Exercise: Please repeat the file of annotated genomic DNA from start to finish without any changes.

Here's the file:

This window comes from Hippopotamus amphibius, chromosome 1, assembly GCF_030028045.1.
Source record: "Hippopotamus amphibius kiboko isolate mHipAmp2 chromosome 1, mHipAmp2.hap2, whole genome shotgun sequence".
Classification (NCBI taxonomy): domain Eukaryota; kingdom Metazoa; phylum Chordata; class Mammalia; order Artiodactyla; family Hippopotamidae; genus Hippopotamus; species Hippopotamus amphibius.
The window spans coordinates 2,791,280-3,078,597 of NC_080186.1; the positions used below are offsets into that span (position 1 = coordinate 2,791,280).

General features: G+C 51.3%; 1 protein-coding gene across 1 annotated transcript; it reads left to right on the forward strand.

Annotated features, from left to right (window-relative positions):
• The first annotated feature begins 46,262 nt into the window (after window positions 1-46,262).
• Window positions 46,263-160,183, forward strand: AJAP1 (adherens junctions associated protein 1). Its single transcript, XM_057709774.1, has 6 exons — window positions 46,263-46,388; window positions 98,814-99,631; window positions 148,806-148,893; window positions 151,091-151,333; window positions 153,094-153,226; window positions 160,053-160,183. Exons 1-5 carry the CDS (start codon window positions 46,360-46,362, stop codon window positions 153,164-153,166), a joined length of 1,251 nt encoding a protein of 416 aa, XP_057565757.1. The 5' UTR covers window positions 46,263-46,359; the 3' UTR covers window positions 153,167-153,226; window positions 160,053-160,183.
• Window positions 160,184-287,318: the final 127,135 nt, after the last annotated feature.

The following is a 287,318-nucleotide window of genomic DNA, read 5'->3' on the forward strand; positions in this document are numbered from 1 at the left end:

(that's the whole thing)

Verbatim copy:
This window comes from Hippopotamus amphibius, chromosome 1, assembly GCF_030028045.1.
Source record: "Hippopotamus amphibius kiboko isolate mHipAmp2 chromosome 1, mHipAmp2.hap2, whole genome shotgun sequence".
Classification (NCBI taxonomy): domain Eukaryota; kingdom Metazoa; phylum Chordata; class Mammalia; order Artiodactyla; family Hippopotamidae; genus Hippopotamus; species Hippopotamus amphibius.
The window spans coordinates 2,791,280-3,078,597 of NC_080186.1; the positions used below are offsets into that span (position 1 = coordinate 2,791,280).

General features: G+C 51.3%; 1 protein-coding gene across 1 annotated transcript; it reads left to right on the forward strand.

Annotated features, from left to right (window-relative positions):
• The first annotated feature begins 46,262 nt into the window (after window positions 1-46,262).
• Window positions 46,263-160,183, forward strand: AJAP1 (adherens junctions associated protein 1). Its single transcript, XM_057709774.1, has 6 exons — window positions 46,263-46,388; window positions 98,814-99,631; window positions 148,806-148,893; window positions 151,091-151,333; window positions 153,094-153,226; window positions 160,053-160,183. Exons 1-5 carry the CDS (start codon window positions 46,360-46,362, stop codon window positions 153,164-153,166), a joined length of 1,251 nt encoding a protein of 416 aa, XP_057565757.1. The 5' UTR covers window positions 46,263-46,359; the 3' UTR covers window positions 153,167-153,226; window positions 160,053-160,183.
• Window positions 160,184-287,318: the final 127,135 nt, after the last annotated feature.

The following is a 287,318-nucleotide window of genomic DNA, read 5'->3' on the forward strand; positions in this document are numbered from 1 at the left end: